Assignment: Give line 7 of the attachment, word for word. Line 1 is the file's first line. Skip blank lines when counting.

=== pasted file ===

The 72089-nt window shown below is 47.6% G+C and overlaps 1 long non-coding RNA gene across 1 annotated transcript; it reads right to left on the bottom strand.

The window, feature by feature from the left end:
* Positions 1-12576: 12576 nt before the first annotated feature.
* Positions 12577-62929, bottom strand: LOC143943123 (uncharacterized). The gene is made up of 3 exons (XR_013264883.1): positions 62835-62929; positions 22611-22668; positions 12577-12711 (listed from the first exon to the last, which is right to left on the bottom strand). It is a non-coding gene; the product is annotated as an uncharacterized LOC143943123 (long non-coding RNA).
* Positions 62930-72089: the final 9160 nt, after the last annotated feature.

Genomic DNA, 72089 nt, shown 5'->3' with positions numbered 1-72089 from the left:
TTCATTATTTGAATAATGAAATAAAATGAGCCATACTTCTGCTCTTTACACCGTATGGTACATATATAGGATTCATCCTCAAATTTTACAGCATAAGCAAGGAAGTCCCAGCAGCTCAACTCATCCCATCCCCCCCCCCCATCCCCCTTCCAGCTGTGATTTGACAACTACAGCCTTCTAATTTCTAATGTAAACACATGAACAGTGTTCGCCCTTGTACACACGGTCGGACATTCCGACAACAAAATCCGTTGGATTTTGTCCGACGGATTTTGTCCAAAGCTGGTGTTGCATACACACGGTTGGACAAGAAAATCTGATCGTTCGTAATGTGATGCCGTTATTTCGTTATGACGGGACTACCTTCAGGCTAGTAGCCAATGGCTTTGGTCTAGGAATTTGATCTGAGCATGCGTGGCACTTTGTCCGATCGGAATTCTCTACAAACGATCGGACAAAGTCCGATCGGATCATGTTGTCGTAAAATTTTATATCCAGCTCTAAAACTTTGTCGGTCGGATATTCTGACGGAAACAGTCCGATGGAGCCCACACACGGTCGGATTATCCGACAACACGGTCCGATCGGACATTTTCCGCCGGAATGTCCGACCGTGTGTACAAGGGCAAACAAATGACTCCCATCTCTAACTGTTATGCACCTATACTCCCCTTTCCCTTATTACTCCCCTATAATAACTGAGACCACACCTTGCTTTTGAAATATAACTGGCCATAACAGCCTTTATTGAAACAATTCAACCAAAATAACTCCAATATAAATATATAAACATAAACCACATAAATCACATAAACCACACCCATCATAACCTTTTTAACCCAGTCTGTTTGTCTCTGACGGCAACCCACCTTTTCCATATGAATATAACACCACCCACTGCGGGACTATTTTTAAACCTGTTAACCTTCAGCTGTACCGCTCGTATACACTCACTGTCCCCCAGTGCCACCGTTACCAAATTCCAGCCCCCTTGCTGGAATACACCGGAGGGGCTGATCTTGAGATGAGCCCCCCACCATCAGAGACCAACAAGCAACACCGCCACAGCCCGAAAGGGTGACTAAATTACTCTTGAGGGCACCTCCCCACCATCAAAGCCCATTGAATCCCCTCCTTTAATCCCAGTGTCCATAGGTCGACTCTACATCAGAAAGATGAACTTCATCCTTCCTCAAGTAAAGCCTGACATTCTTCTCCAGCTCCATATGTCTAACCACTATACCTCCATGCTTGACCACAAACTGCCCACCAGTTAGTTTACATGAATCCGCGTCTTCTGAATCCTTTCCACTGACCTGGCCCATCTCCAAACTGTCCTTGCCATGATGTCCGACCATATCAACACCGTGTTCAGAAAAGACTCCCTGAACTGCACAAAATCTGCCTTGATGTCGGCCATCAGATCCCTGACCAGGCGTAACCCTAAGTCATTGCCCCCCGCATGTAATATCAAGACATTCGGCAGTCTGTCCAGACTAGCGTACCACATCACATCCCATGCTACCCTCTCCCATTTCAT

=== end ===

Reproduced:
TTCATTATTTGAATAATGAAATAAAATGAGCCATACTTCTGCTCTTTACACCGTATGGTACATATATAGGATTCATCCTCAAATTTTACAGCATAAGCAAGGAAGTCCCAGCAGCTCAACTCATCCCATCCCCCCCCCCCATCCCCCTTCCAGCTGTGATTTGACAACTACAGCCTTCTAATTTCTAATGTAAACACATGAACAGTGTTCGCCCTTGTACACACGGTCGGACATTCCGACAACAAAATCCGTTGGATTTTGTCCGACGGATTTTGTCCAAAGCTGGTGTTGCATACACACGGTTGGACAAGAAAATCTGATCGTTCGTAATGTGATGCCGTTATTTCGTTATGACGGGACTACCTTCAGGCTAGTAGCCAATGGCTTTGGTCTAGGAATTTGATCTGAGCATGCGTGGCACTTTGTCCGATCGGAATTCTCTACAAACGATCGGACAAAGTCCGATCGGATCATGTTGTCGTAAAATTTTATATCCAGCTCTAAAACTTTGTCGGTCGGATATTCTGACGGAAACAGTCCGATGGAGCCCACACACGGTCGGATTATCCGACAACACGGTCCGATCGGACATTTTCCGCCGGAATGTCCGACCGTGTGTACAAGGGCAAACAAATGACTCCCATCTCTAACTGTTATGCACCTATACTCCCCTTTCCCTTATTACTCCCCTATAATAACTGAGACCACACCTTGCTTTTGAAATATAACTGGCCATAACAGCCTTTATTGAAACAATTCAACCAAAATAACTCCAATATAAATATATAAACATAAACCACATAAATCACATAAACCACACCCATCATAACCTTTTTAACCCAGTCTGTTTGTCTCTGACGGCAACCCACCTTTTCCATATGAATATAACACCACCCACTGCGGGACTATTTTTAAACCTGTTAACCTTCAGCTGTACCGCTCGTATACACTCACTGTCCCCCAGTGCCACCGTTACCAAATTCCAGCCCCCTTGCTGGAATACACCGGAGGGGCTGATCTTGAGATGAGCCCCCCACCATCAGAGACCAACAAGCAACACCGCCACAGCCCGAAAGGGTGACTAAATTACTCTTGAGGGCACCTCCCCACCATCAAAGCCCATTGAATCCCCTCCTTTAATCCCAGTGTCCATAGGTCGACTCTACATCAGAAAGATGAACTTCATCCTTCCTCAAGTAAAGCCTGACATTCTTCTCCAGCTCCATATGTCTAACCACTATACCTCCATGCTTGACCACAAACTGCCCACCAGTTAGTTTACATGAATCCGCGTCTTCTGAATCCTTTCCACTGACCTGGCCCATCTCCAAACTGTCCTTGCCATGATGTCCGACCATATCAACACCGTGTTCAGAAAAGACTCCCTGAACTGCACAAAATCTGCCTTGATGTCGGCCATCAGATCCCTGACCAGGCGTAACCCTAAGTCATTGCCCCCCGCATGTAATATCAAGACATTCGGCAGTCTGTCCAGACTAGCGTACCACATCACATCCCATGCTACCCTCTCCCATTTCAT